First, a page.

I like steel bikes. I own 3. They ride very nicely. They are just not state-of-the-art for road racing frame material. And, if you are a large man who generates larger-than-average torque, steel frames just flex too much resulting in power loss.

Thats the way it is and no amount of reading will change the facts.
galen_52657 is offline   Reply With Quote
Old 10-27-04, 10:19 AM   #16
PaulBravey
Senior Member
 
PaulBravey's Avatar
 
Join Date: Jul 2004
Location: San Rafael, CA
Bikes:
Posts: 532
Mentioned: 0 Post(s)
Tagged: 0 Thread(s)
Quoted: 0 Post(s)
Woah, dejá vu!
PaulBravey is offline   Reply With Quote
Old 10-27-04, 10:26 AM   #17
53-11 alltheway
Senior Member
 
Join Date: Sep 2004
Bikes:
Posts: 2,057
Mentioned: 0 Post(s)
Tagged: 0 Thread(s)
Quoted: 0 Post(s)
Quote:
Originally Posted by forum*rider
18.5lbs is like a lead weight to the serious weight weenies.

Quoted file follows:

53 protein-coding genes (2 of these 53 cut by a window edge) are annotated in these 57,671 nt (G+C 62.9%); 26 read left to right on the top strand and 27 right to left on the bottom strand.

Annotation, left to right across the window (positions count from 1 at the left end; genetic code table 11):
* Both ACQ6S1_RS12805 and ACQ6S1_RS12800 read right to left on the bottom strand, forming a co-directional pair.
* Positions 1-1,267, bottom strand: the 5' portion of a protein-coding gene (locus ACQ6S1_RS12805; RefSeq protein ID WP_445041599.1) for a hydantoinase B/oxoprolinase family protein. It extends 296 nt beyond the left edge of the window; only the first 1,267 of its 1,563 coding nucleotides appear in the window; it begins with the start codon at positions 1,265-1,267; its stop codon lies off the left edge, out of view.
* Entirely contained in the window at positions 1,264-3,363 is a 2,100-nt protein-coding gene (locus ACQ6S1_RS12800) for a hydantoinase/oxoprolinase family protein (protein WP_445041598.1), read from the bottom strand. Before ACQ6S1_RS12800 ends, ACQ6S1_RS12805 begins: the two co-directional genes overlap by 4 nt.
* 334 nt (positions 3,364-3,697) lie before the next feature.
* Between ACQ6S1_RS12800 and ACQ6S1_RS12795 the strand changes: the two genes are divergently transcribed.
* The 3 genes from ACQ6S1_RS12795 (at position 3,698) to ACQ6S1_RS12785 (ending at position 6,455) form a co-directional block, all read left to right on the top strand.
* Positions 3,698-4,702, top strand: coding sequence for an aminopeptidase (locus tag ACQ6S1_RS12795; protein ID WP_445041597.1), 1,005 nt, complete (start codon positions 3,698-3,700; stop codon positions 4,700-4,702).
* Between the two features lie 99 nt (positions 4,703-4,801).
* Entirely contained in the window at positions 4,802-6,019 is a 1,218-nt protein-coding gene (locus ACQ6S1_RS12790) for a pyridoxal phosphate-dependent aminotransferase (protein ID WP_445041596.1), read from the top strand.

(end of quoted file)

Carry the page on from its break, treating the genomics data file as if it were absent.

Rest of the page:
Lead weight?!?! Problem with rider, not bike!
53-11 alltheway is offline   Reply With Quote
Old 10-27-04, 10:42 AM   #18
531Aussie
Aluminium Crusader :-)
 
Join Date: Apr 2004
Location: Melbourne, Australia
Bikes:
Posts: 9,991
Mentioned: 0 Post(s)
Tagged: 0 Thread(s)
Quoted: 0 Post(s)
Quote:
Originally Posted by PaulBravey
Woah, dejá vu!
Or "deju view, all over again" as some say
531Aussie is offline   Reply With Quote
Old 10-27-04, 10:49 AM   #19
sydney
Senior Member
 
sydney's Avatar
 
Join Date: Jan 2004
Bikes:
Posts: 9,428
Mentioned: 0 Post(s)
Tagged: 0 Thread(s)
Quoted: 0 Post(s)
Quote:
Originally Posted by galen_52657
Dude,

And, if you are a large man who generates larger-than-average torque, steel frames just flex too much resulting in power loss.